I was trying to make the point that if you have a controlled population where you can test everyone you will get a true picture of testing efficiency. It's impossible in the general population, therefore you can only guess really. 

    I truly can not be arsed to dissect the Cochrane study for the sake of arguing the toss on this board. What I can say, is that like most data you quote, you appear to cherry pick or fail to apply proper context. Your argument on efficacy of vaccinations being the prime candidate. Absent of applied context









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  • ColsCols Frets: 3727
    Snap said:
    Big sigh @Cols. Mate, I know how testing works in and out of countries.

    I was trying to make the point that if you have a controlled population where you can test everyone you will get a true picture of testing efficiency. It's impossible in the general population, therefore you can only guess really.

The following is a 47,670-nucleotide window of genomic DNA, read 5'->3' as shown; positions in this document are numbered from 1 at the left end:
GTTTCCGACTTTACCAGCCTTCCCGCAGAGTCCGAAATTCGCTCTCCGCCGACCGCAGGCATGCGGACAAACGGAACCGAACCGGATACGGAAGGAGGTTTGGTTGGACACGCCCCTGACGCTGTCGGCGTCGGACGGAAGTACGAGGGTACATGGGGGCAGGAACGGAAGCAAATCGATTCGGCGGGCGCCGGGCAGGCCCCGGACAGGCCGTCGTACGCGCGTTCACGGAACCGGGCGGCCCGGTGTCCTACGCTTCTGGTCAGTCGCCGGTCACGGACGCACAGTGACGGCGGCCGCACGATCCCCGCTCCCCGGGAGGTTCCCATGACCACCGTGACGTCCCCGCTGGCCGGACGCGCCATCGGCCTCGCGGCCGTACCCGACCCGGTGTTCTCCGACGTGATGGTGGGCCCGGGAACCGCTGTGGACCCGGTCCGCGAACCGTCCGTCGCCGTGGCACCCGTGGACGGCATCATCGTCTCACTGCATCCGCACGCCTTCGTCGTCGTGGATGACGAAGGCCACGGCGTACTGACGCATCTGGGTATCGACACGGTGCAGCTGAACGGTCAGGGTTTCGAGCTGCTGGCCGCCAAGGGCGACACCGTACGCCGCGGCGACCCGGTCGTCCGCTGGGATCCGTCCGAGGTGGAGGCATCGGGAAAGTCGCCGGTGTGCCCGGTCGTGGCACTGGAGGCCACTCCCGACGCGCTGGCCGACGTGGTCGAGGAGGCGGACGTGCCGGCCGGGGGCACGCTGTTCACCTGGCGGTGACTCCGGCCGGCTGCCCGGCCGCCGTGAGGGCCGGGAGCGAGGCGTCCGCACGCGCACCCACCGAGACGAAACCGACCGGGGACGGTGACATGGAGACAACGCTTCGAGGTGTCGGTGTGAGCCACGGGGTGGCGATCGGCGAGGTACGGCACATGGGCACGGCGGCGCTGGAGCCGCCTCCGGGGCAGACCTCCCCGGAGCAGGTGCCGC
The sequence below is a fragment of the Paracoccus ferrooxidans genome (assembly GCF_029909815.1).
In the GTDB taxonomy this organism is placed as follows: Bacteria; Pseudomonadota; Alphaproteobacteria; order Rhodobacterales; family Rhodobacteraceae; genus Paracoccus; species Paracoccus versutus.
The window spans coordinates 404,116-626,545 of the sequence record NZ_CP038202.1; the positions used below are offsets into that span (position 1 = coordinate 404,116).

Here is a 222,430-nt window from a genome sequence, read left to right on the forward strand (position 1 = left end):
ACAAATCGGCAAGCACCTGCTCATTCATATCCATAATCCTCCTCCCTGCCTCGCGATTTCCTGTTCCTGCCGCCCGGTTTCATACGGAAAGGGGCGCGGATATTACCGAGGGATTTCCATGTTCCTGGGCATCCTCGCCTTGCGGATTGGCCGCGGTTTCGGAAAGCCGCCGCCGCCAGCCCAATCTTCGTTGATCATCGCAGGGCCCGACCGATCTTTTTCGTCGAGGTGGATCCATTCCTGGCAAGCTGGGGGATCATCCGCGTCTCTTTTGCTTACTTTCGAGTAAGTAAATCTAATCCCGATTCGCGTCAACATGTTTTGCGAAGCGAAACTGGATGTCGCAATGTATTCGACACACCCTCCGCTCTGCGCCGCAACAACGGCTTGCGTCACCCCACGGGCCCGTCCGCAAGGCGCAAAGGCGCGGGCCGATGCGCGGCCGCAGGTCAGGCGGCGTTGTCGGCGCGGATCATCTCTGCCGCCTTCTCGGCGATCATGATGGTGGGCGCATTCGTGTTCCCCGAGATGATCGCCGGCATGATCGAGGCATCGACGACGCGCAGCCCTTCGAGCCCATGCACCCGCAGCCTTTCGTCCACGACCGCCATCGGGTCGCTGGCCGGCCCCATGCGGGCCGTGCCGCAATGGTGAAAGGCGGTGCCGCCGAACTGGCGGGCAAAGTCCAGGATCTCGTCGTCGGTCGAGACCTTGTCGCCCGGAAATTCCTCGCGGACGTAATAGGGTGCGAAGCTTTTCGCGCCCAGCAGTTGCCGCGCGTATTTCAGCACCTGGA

I truly can not be arsed to dissect the Cochrane study for the sake of arguing the toss on this board. What I can say, is that like most data you quote, you appear to cherry pick or fail to apply proper context. Your argument on efficacy of vaccinations being the prime candidate. Absent of applied context









    I’m sorry to hear you can’t provide a link for the PHE study to which you’re referring, and can’t be arsed to read the Cochrane Review.  There’s not much point discussing either of them further in that case.

    One more fundamental question for you; why do you think the vast majority of developed countries require a negative PCR test for entry and won’t accept a lateral flow test as evidence of COVID-free status?  
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  • russpmrusspm Frets: 345
    Been doing the test twice a week and generally no problems
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  • SnapSnap Frets: 4900
    Cols said:
    Snap said:
    Big sigh @Cols. Mate, I know how testing works in and out of countries.